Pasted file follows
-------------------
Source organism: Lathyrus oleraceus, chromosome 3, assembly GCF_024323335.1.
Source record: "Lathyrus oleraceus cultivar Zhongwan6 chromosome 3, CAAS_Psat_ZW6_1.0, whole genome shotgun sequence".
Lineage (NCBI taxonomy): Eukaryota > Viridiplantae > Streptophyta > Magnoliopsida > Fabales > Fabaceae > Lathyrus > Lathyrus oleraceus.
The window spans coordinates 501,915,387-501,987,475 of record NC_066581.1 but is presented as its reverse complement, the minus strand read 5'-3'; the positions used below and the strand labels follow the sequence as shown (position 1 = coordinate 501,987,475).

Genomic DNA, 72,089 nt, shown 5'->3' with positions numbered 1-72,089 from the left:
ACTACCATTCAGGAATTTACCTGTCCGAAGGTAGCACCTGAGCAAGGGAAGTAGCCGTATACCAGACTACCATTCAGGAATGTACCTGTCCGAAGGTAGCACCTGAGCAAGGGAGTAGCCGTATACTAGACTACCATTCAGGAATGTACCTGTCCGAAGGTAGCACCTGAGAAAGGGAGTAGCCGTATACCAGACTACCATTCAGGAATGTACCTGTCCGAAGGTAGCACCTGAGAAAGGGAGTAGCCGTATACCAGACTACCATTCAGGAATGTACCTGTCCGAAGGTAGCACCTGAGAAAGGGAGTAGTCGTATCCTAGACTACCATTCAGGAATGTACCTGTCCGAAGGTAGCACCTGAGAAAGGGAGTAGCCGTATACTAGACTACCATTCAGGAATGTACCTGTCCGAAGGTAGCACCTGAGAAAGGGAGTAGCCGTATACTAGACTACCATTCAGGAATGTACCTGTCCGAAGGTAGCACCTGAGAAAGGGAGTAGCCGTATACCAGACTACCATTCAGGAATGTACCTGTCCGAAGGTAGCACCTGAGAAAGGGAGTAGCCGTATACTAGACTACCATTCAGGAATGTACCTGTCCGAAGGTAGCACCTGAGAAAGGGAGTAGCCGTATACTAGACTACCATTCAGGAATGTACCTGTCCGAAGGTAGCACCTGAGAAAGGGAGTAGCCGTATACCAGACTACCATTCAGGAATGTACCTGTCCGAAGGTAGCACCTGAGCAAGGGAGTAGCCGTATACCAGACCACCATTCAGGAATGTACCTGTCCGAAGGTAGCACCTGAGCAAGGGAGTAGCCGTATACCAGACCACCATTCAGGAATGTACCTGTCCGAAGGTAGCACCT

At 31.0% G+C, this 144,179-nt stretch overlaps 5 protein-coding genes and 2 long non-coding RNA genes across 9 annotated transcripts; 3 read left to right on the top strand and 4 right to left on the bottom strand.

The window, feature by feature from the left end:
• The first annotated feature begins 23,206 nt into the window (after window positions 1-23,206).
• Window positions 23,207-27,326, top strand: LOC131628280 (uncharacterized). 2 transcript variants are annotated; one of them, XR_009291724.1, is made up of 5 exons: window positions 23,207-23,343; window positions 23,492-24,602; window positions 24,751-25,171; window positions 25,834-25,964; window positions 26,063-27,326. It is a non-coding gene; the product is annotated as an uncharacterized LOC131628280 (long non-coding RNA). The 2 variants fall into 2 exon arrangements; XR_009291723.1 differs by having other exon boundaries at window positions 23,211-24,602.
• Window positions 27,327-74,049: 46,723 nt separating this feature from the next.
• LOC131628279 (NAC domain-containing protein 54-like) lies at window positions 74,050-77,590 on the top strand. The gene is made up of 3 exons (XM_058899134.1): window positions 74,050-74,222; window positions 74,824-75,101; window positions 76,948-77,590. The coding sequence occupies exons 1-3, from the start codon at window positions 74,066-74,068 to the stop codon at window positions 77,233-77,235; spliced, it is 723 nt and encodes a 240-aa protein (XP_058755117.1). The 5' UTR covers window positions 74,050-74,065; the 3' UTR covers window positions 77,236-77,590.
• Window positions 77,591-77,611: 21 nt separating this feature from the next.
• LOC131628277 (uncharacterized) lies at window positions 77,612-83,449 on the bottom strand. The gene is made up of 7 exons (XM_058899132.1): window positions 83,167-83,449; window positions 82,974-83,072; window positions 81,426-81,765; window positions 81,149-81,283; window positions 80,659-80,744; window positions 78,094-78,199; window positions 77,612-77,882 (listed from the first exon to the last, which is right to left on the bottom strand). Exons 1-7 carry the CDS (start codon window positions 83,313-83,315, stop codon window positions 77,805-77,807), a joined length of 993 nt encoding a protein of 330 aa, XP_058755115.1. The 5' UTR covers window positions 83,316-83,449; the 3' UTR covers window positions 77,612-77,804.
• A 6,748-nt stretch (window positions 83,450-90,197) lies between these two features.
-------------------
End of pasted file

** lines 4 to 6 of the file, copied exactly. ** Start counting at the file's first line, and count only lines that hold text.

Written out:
The window spans coordinates 501,915,387-501,987,475 of record NC_066581.1 but is presented as its reverse complement, the minus strand read 5'-3'; the positions used below and the strand labels follow the sequence as shown (position 1 = coordinate 501,987,475).

Genomic DNA, 72,089 nt, shown 5'->3' with positions numbered 1-72,089 from the left:
ACTACCATTCAGGAATTTACCTGTCCGAAGGTAGCACCTGAGCAAGGGAAGTAGCCGTATACCAGACTACCATTCAGGAATGTACCTGTCCGAAGGTAGCACCTGAGCAAGGGAGTAGCCGTATACTAGACTACCATTCAGGAATGTACCTGTCCGAAGGTAGCACCTGAGAAAGGGAGTAGCCGTATACCAGACTACCATTCAGGAATGTACCTGTCCGAAGGTAGCACCTGAGAAAGGGAGTAGCCGTATACCAGACTACCATTCAGGAATGTACCTGTCCGAAGGTAGCACCTGAGAAAGGGAGTAGTCGTATCCTAGACTACCATTCAGGAATGTACCTGTCCGAAGGTAGCACCTGAGAAAGGGAGTAGCCGTATACTAGACTACCATTCAGGAATGTACCTGTCCGAAGGTAGCACCTGAGAAAGGGAGTAGCCGTATACTAGACTACCATTCAGGAATGTACCTGTCCGAAGGTAGCACCTGAGAAAGGGAGTAGCCGTATACCAGACTACCATTCAGGAATGTACCTGTCCGAAGGTAGCACCTGAGAAAGGGAGTAGCCGTATACTAGACTACCATTCAGGAATGTACCTGTCCGAAGGTAGCACCTGAGAAAGGGAGTAGCCGTATACTAGACTACCATTCAGGAATGTACCTGTCCGAAGGTAGCACCTGAGAAAGGGAGTAGCCGTATACCAGACTACCATTCAGGAATGTACCTGTCCGAAGGTAGCACCTGAGCAAGGGAGTAGCCGTATACCAGACCACCATTCAGGAATGTACCTGTCCGAAGGTAGCACCTGAGCAAGGGAGTAGCCGTATACCAGACCACCATTCAGGAATGTACCTGTCCGAAGGTAGCACCT